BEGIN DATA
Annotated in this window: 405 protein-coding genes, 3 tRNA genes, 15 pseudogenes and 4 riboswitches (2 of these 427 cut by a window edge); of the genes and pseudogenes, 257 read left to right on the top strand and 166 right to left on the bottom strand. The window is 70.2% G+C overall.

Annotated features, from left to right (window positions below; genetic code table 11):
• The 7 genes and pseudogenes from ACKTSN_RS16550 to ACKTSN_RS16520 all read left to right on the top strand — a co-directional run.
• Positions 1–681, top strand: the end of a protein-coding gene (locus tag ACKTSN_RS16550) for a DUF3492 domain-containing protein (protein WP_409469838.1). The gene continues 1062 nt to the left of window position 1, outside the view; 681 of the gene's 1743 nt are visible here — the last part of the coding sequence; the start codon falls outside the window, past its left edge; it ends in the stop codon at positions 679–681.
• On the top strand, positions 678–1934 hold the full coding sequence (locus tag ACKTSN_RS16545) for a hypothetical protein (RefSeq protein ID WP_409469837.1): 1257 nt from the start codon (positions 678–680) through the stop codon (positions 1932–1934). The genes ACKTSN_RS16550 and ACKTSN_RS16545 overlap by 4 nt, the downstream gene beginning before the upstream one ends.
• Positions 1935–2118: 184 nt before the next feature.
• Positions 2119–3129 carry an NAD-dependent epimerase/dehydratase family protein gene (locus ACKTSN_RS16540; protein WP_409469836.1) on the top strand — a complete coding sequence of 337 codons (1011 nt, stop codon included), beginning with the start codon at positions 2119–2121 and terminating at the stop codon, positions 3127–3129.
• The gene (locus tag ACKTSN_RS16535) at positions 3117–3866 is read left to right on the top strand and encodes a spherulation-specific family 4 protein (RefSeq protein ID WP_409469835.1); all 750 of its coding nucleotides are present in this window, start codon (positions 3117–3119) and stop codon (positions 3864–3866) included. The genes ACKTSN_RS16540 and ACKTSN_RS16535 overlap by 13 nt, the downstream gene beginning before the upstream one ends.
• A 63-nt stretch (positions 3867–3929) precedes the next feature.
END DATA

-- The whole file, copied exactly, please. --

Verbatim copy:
Annotated in this window: 405 protein-coding genes, 3 tRNA genes, 15 pseudogenes and 4 riboswitches (2 of these 427 cut by a window edge); of the genes and pseudogenes, 257 read left to right on the top strand and 166 right to left on the bottom strand. The window is 70.2% G+C overall.

Annotated features, from left to right (window positions below; genetic code table 11):
• The 7 genes and pseudogenes from ACKTSN_RS16550 to ACKTSN_RS16520 all read left to right on the top strand — a co-directional run.
• Positions 1–681, top strand: the end of a protein-coding gene (locus tag ACKTSN_RS16550) for a DUF3492 domain-containing protein (protein WP_409469838.1). The gene continues 1062 nt to the left of window position 1, outside the view; 681 of the gene's 1743 nt are visible here — the last part of the coding sequence; the start codon falls outside the window, past its left edge; it ends in the stop codon at positions 679–681.
• On the top strand, positions 678–1934 hold the full coding sequence (locus tag ACKTSN_RS16545) for a hypothetical protein (RefSeq protein ID WP_409469837.1): 1257 nt from the start codon (positions 678–680) through the stop codon (positions 1932–1934). The genes ACKTSN_RS16550 and ACKTSN_RS16545 overlap by 4 nt, the downstream gene beginning before the upstream one ends.
• Positions 1935–2118: 184 nt before the next feature.
• Positions 2119–3129 carry an NAD-dependent epimerase/dehydratase family protein gene (locus ACKTSN_RS16540; protein WP_409469836.1) on the top strand — a complete coding sequence of 337 codons (1011 nt, stop codon included), beginning with the start codon at positions 2119–2121 and terminating at the stop codon, positions 3127–3129.
• The gene (locus tag ACKTSN_RS16535) at positions 3117–3866 is read left to right on the top strand and encodes a spherulation-specific family 4 protein (RefSeq protein ID WP_409469835.1); all 750 of its coding nucleotides are present in this window, start codon (positions 3117–3119) and stop codon (positions 3864–3866) included. The genes ACKTSN_RS16540 and ACKTSN_RS16535 overlap by 13 nt, the downstream gene beginning before the upstream one ends.
• A 63-nt stretch (positions 3867–3929) precedes the next feature.